From this distance—about 20 million miles away from DART—the Didymos system is still very faint, and navigation camera experts were uncertain whether DRACO would be able to spot the asteroid yet. However, once the 243 images DRACO took during this observation sequence were combined, the team was able to enhance it to reveal Didymos and pinpoint its location.
“This first set of images is being used as a test to prove our imaging techniques,” said Elena Adams. She is the DART mission systems engineer at the Johns Hopkins Applied Physics Laboratory (APL) in Laurel, Maryland. “The quality of the image is similar to what we could obtain from ground-based telescopes, but it is important to show that DRACO is working properly and can see its target to make any adjustments needed before we begin using the images to guide the spacecraft into the asteroid autonomously.”
A number of navigation simulations using non-DRACO images of Didymos have already been conducted by the team. However, DART will ultimately depend on its ability to see and process images of Didymos and Dimorphos, once it too can be seen, to guide the spacecraft toward the asteroid, especially in the final four hours before impact. At that point, DART will need to autonomously self-navigate to impact successfully with Dimorphos without any human intervention.
“Seeing the DRACO imagery of Didymos for the first time allowed us to determine the optimal settings for DRACO and fine-tune the software,” said Julie Bellerose, director of DART navigation at NASA’s Jet Propulsion Laboratory in Pasadena, California. “In September, we will refine DART’s goals by more precisely pinpointing the location of Didymos.”
Using observations made every five hours, the DART team will perform three trajectory corrections over the next three weeks. Each of these will further reduce the margin of error for the spacecraft’s desired trajectory impact. After the final maneuver on September 25, about 24 hours before impact, the navigation team will know the location of the target Dimorphos within 2 kilometers (1.2 miles). From there, DART will guide itself to intercept the asteroid moon. DART will hit Dimorphos at 4 miles (7 kilometers) per second.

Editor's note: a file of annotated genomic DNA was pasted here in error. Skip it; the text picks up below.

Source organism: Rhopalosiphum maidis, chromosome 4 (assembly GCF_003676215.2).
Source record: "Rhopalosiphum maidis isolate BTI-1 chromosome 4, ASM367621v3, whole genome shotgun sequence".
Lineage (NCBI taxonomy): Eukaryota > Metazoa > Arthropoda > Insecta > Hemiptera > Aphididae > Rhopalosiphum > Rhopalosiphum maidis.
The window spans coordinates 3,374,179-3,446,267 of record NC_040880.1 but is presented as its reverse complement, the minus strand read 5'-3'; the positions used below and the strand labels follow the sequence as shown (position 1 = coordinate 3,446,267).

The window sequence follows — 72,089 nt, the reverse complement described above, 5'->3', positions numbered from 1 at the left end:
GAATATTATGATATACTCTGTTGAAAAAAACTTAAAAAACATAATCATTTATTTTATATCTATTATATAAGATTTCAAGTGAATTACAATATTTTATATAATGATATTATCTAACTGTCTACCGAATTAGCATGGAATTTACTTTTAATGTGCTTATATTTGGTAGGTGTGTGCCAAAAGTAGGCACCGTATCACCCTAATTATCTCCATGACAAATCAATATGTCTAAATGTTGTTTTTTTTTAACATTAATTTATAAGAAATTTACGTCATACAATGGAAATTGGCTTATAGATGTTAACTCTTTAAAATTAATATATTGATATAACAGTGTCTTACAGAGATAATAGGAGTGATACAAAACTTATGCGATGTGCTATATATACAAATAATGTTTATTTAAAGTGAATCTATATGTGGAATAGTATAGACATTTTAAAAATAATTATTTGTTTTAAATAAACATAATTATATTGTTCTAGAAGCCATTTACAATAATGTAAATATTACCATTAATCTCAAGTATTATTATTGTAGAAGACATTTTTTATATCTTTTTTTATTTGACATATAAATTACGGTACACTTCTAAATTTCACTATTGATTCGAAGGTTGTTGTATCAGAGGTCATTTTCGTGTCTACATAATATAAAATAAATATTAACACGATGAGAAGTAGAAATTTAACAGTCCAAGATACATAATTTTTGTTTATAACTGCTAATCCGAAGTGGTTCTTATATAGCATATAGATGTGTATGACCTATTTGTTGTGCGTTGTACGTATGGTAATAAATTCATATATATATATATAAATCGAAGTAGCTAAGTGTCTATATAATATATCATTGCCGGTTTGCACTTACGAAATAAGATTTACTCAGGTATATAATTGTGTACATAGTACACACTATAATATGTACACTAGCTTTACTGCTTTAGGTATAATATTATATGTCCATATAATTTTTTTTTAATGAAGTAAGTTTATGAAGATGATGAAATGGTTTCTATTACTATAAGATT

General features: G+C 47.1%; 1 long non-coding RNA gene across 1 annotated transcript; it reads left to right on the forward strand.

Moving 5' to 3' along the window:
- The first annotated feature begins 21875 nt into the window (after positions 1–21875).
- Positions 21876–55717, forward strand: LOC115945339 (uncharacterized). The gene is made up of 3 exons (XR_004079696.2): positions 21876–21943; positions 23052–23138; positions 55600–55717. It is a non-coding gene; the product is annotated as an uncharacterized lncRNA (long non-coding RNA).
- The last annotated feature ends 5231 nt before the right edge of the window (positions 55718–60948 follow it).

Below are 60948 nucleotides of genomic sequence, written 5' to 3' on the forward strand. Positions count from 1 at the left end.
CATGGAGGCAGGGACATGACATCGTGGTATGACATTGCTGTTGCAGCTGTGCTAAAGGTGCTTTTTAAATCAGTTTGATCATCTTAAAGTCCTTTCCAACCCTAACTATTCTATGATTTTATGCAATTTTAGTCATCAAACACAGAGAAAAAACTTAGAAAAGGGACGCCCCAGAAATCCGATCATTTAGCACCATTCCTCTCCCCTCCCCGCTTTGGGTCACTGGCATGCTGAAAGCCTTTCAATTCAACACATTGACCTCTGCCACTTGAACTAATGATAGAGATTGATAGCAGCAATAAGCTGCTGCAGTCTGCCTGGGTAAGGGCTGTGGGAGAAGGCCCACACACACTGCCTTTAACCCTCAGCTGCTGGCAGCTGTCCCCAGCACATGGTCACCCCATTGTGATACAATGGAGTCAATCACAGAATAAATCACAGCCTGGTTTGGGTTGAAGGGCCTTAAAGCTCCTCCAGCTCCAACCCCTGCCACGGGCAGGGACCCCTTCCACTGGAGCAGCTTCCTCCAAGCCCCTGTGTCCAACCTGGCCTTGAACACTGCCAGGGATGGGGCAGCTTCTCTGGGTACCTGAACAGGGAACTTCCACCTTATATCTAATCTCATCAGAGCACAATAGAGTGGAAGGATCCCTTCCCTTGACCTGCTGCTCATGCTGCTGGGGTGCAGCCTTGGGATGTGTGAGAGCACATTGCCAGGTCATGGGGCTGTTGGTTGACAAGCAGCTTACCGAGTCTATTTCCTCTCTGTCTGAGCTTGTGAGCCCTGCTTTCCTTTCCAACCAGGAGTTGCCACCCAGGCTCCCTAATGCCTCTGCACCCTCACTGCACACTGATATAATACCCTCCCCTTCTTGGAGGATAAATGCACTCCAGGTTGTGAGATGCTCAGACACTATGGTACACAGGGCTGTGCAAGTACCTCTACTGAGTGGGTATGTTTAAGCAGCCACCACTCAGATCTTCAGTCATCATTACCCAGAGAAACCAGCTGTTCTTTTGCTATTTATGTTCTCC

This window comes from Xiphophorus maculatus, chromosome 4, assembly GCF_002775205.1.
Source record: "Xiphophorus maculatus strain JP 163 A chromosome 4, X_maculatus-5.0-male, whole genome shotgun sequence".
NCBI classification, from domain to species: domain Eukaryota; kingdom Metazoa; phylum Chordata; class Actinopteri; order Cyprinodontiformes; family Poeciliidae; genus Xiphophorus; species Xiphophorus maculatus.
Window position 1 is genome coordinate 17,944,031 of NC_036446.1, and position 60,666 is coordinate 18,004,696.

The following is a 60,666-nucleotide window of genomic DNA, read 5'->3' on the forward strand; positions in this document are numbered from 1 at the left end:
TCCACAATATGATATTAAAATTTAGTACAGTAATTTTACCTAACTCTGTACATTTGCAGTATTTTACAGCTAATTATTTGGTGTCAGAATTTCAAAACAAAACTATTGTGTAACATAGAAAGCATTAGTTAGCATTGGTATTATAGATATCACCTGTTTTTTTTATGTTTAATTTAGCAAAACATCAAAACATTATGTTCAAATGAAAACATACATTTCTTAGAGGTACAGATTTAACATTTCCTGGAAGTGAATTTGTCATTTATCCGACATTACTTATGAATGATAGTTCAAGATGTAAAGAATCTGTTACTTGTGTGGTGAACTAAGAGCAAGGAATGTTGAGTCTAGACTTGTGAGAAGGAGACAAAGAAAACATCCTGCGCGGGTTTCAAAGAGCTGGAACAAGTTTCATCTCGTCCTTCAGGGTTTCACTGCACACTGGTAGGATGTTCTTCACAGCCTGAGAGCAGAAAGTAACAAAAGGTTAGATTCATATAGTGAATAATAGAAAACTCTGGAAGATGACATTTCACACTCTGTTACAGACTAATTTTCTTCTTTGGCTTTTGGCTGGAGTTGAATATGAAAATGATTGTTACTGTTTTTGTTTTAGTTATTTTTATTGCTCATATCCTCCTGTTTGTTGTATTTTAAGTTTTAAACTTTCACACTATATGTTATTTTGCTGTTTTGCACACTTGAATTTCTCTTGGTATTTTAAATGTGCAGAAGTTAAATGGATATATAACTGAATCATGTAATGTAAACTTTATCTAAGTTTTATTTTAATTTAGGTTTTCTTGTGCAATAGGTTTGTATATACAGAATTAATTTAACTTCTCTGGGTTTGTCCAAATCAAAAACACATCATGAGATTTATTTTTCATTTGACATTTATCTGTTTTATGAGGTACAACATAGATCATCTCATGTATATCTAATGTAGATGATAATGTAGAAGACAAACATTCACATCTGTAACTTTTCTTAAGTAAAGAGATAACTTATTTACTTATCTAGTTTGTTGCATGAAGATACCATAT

DRACO subsequently observed Didymos during planned observations on Aug. 12, Aug. 13, and Aug. 22.
The Johns Hopkins Applied Physics Laboratory (APL) manages NASA’s Planetary Defense Coordination Office’s DART mission as a program of the agency’s Planetary Mission Program Office. DART, the world’s first planetary defense test mission, deliberately performed kinetic shocks on Dimorphos to slightly alter its motion in space. While asteroids don’t pose any threat to Earth, the DART mission will demonstrate that spacecraft can autonomously navigate to kinetic impacts on relatively small asteroids, and demonstrate that this is a viable technology for colliding with Earth. mid-deflection asteroid. always be found. DART will reach its goal on September 26, 2022.